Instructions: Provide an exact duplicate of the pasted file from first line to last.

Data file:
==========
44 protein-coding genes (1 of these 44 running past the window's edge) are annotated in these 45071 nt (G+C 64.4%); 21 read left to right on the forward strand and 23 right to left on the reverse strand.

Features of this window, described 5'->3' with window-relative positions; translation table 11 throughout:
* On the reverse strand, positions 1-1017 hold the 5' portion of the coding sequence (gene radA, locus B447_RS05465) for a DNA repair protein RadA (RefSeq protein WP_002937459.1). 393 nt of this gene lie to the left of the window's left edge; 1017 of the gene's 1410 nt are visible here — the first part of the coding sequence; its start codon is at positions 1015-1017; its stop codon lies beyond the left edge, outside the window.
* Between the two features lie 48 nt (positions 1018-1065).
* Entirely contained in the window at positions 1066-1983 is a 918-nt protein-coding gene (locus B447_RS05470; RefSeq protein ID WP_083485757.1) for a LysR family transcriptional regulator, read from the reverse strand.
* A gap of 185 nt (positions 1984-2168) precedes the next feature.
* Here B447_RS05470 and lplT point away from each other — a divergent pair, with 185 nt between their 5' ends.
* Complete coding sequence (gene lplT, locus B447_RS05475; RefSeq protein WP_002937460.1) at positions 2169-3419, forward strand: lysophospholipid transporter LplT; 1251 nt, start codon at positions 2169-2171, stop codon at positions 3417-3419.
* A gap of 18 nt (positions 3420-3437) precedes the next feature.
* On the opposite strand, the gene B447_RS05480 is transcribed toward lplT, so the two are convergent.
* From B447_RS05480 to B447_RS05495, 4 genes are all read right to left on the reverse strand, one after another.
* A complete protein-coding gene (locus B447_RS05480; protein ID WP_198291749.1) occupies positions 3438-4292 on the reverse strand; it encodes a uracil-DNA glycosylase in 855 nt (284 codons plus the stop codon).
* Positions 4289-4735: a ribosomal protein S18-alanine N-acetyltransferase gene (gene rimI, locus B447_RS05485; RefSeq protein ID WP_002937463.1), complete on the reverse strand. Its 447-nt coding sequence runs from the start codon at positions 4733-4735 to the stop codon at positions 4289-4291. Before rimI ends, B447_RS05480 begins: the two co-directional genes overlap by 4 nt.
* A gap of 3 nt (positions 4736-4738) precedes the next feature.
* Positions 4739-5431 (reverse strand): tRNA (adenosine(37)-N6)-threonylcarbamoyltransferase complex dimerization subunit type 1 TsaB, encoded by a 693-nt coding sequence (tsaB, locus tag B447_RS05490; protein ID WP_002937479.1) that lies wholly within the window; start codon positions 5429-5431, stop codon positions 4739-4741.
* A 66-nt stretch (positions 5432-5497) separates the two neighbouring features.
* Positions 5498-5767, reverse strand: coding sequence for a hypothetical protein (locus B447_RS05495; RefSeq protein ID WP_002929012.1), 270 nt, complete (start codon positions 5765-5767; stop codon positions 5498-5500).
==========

44 protein-coding genes (1 of these 44 running past the window's edge) are annotated in these 45071 nt (G+C 64.4%); 21 read left to right on the forward strand and 23 right to left on the reverse strand.

Features of this window, described 5'->3' with window-relative positions; translation table 11 throughout:
* On the reverse strand, positions 1-1017 hold the 5' portion of the coding sequence (gene radA, locus B447_RS05465) for a DNA repair protein RadA (RefSeq protein WP_002937459.1). 393 nt of this gene lie to the left of the window's left edge; 1017 of the gene's 1410 nt are visible here — the first part of the coding sequence; its start codon is at positions 1015-1017; its stop codon lies beyond the left edge, outside the window.
* Between the two features lie 48 nt (positions 1018-1065).
* Entirely contained in the window at positions 1066-1983 is a 918-nt protein-coding gene (locus B447_RS05470; RefSeq protein ID WP_083485757.1) for a LysR family transcriptional regulator, read from the reverse strand.
* A gap of 185 nt (positions 1984-2168) precedes the next feature.
* Here B447_RS05470 and lplT point away from each other — a divergent pair, with 185 nt between their 5' ends.
* Complete coding sequence (gene lplT, locus B447_RS05475; RefSeq protein WP_002937460.1) at positions 2169-3419, forward strand: lysophospholipid transporter LplT; 1251 nt, start codon at positions 2169-2171, stop codon at positions 3417-3419.
* A gap of 18 nt (positions 3420-3437) precedes the next feature.
* On the opposite strand, the gene B447_RS05480 is transcribed toward lplT, so the two are convergent.
* From B447_RS05480 to B447_RS05495, 4 genes are all read right to left on the reverse strand, one after another.
* A complete protein-coding gene (locus B447_RS05480; protein ID WP_198291749.1) occupies positions 3438-4292 on the reverse strand; it encodes a uracil-DNA glycosylase in 855 nt (284 codons plus the stop codon).
* Positions 4289-4735: a ribosomal protein S18-alanine N-acetyltransferase gene (gene rimI, locus B447_RS05485; RefSeq protein ID WP_002937463.1), complete on the reverse strand. Its 447-nt coding sequence runs from the start codon at positions 4733-4735 to the stop codon at positions 4289-4291. Before rimI ends, B447_RS05480 begins: the two co-directional genes overlap by 4 nt.
* A gap of 3 nt (positions 4736-4738) precedes the next feature.
* Positions 4739-5431 (reverse strand): tRNA (adenosine(37)-N6)-threonylcarbamoyltransferase complex dimerization subunit type 1 TsaB, encoded by a 693-nt coding sequence (tsaB, locus tag B447_RS05490; protein ID WP_002937479.1) that lies wholly within the window; start codon positions 5429-5431, stop codon positions 4739-4741.
* A 66-nt stretch (positions 5432-5497) separates the two neighbouring features.
* Positions 5498-5767, reverse strand: coding sequence for a hypothetical protein (locus B447_RS05495; RefSeq protein ID WP_002929012.1), 270 nt, complete (start codon positions 5765-5767; stop codon positions 5498-5500).